This article is part of a series for ministers on performing marriage ceremonies in the United States and elsewhere. In this article, we focus on the magnificent state of Rhode Island and its rules and regulations.
Rhode Island has some of the most breath-taking scenery and some of the most picturesque places to have a wedding ceremony anywhere in the world. If you are legally ordained as a ceremonial minister, it’s also a very uncomplicated place to perform marriages.
According to Rhode Island law, everyone who is or has been the minister of any society professing to meet for religious purposes, or incorporated for the promotion of such purposes, and holding stated and regular services, and who has been ordained according to the customs and usages of such society may perform marriages.
Sounds complicated? It’s really not. If you are in good standing with the church, you can perform the ceremony. Rhode Island does not require ceremonial ministers to register with any agency in the state, but — as with most jurisdictions — you are required to present your active credentials to any legal authority, as well as the bridal couple, upon their request.
In addition, Rhode Island does not restrict non-resident ministers from serving in the state, as long as your ordination is in good standing.
If you aren’t currently ordained or if you are unsure of your ordination status, don’t take any chances. You may request ordination that is valid and accepted in Rhode Island by clicking here right now, or you can contact us directly for additional information by using the form at the end of this article.
Finally, make sure you take care of the most important step in the process: in Rhode Island, after the ceremony, it is the responsibility of the minister to endorse and return the marriage license to the town or city clerk in which the marriage was performed.
The law covering who is permitted to perform marriage ceremonies is Title 15 of the Rhode Island General Laws:
Title 15 — Domestic Relations Chapter 15-3 — Solemnization of Marriages § 15-3-5 Officials empowered to join persons in marriage. – Every ordained clergy or elder in good standing; every justice of the supreme court, superior court, family court, workers' compensation court, district court or traffic tribunal; the clerk of the supreme court; every clerk, administrative clerk, or general chief clerk of a superior court, family court, district court, or traffic tribunal; magistrates, special or general magistrates of the superior court, family court, traffic tribunal or district court; administrative clerks of the district court; administrators of the workers' compensation court; every former justice or judge and former administrator of these courts; every former chief clerk of the district court; every former clerk, administrative clerk, or general chief clerk of a superior court; the secretary of the senate; elected clerks of the general assembly; any former secretary of the senate; any former elected clerk of the general assembly who retires after July 1, 2007; judges of the United States appointed pursuant to Article III of the United States Constitution; bankruptcy judges appointed pursuant to Article I of the United States Constitution; and United States magistrate judges appointed pursuant to federal law, may join persons in marriage in any city or town in this state; and every justice and every former justice of the municipal courts of the cities and towns in this state and of the police court of the town of Johnston and the administrator of the Johnston municipal court, while he or she is serving as an administrator, and every probate judge and every former probate judge may join persons in marriage in any city or town in this state, and wardens of the town of New Shoreham may join persons in marriage in New Shoreham.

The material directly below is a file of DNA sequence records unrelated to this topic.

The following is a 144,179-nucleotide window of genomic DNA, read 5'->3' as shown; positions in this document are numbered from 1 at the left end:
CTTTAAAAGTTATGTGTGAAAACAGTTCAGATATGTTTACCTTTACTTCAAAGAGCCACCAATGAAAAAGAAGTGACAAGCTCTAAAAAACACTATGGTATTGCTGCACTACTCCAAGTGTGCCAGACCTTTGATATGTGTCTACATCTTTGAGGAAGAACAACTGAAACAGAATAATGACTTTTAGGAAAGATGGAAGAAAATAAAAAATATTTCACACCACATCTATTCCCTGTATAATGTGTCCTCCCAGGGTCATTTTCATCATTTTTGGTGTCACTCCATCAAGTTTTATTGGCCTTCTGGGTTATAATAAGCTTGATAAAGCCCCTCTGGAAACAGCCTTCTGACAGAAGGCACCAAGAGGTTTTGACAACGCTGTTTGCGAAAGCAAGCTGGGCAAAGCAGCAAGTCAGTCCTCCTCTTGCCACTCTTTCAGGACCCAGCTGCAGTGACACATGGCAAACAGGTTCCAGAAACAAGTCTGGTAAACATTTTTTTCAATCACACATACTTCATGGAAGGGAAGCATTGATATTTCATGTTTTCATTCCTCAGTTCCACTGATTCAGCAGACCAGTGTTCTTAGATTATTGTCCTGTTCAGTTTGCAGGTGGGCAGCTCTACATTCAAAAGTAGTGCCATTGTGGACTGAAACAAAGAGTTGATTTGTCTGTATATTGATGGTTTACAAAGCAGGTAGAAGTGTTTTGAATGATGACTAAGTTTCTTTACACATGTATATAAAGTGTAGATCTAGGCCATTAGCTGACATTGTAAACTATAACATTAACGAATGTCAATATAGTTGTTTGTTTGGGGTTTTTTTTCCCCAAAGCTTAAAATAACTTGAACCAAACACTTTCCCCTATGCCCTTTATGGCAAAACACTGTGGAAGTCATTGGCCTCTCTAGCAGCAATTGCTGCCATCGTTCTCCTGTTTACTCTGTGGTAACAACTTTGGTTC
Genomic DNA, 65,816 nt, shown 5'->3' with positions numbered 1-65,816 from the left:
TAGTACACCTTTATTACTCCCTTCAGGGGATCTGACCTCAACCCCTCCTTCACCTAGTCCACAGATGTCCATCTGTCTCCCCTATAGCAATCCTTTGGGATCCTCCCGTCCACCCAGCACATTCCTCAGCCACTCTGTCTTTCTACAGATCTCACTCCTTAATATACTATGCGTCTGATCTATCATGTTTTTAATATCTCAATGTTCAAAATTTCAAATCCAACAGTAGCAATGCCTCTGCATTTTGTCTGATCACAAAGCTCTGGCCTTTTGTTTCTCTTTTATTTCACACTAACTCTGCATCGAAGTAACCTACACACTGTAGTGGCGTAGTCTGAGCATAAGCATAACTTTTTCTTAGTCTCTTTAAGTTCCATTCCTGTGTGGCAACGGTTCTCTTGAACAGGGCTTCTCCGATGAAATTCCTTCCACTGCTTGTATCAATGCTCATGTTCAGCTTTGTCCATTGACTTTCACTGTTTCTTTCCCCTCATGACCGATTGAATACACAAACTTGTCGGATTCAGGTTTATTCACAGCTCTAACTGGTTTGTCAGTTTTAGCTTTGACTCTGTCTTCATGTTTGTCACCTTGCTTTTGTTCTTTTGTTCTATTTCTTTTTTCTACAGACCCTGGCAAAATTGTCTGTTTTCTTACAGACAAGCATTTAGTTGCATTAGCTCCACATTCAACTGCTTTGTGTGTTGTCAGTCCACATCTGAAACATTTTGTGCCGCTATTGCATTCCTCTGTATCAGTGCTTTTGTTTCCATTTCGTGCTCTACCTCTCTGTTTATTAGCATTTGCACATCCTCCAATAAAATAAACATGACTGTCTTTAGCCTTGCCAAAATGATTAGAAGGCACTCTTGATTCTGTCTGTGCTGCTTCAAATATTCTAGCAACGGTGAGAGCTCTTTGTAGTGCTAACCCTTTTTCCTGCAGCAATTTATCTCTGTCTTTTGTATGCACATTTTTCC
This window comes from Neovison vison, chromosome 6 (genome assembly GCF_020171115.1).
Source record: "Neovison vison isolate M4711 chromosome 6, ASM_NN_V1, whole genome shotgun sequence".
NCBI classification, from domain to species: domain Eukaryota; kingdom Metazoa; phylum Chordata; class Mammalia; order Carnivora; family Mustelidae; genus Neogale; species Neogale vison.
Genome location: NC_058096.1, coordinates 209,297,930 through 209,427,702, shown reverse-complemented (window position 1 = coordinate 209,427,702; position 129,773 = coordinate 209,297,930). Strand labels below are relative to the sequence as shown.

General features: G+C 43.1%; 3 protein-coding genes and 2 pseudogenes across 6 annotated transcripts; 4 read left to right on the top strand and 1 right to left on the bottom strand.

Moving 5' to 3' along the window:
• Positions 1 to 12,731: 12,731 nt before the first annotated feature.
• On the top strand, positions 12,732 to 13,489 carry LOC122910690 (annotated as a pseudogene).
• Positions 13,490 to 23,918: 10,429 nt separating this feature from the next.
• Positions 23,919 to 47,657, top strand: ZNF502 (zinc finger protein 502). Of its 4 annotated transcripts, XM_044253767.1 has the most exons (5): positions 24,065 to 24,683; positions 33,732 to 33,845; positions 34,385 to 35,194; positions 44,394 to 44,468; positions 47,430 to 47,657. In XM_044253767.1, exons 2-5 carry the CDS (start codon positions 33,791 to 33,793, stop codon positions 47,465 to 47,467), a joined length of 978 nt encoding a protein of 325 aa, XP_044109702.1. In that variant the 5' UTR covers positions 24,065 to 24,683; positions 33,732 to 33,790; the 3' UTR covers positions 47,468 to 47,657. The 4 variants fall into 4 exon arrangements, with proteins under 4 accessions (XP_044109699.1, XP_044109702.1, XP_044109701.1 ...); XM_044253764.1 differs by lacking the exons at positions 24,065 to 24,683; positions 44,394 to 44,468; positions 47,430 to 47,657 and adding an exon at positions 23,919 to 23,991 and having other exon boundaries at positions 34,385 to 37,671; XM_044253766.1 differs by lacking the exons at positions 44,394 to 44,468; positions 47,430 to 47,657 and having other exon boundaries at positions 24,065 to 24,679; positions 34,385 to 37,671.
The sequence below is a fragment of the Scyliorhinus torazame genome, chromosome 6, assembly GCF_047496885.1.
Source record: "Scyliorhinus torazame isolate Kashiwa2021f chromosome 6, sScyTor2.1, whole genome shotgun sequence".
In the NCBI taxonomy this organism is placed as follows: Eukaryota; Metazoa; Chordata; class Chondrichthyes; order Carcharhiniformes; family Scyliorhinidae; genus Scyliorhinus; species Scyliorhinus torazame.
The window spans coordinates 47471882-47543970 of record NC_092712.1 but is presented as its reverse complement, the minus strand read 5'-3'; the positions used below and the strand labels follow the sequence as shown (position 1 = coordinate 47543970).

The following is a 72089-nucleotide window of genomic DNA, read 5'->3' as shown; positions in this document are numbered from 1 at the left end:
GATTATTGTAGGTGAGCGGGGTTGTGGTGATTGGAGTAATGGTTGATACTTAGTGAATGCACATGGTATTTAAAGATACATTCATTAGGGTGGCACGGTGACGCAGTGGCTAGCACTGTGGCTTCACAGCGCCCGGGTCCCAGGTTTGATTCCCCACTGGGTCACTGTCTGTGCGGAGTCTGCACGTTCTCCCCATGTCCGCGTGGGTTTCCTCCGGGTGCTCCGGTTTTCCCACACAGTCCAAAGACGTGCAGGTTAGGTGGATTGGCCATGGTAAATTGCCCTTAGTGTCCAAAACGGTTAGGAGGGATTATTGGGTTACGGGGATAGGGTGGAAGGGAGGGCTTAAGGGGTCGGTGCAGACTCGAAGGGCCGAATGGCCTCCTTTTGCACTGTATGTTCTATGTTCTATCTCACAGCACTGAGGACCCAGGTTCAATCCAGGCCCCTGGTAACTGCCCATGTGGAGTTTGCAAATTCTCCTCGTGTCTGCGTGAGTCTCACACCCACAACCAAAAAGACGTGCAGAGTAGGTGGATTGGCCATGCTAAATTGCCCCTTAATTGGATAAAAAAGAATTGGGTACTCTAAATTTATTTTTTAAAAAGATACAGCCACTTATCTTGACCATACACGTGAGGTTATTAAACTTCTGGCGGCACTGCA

Ready to be ordained to perform marriage ceremonies in Rhode Island? Click here now to begin the fast, simple process. Need more information about being ordained to perform a marriage ceremony in Rhode Island? Contact us now!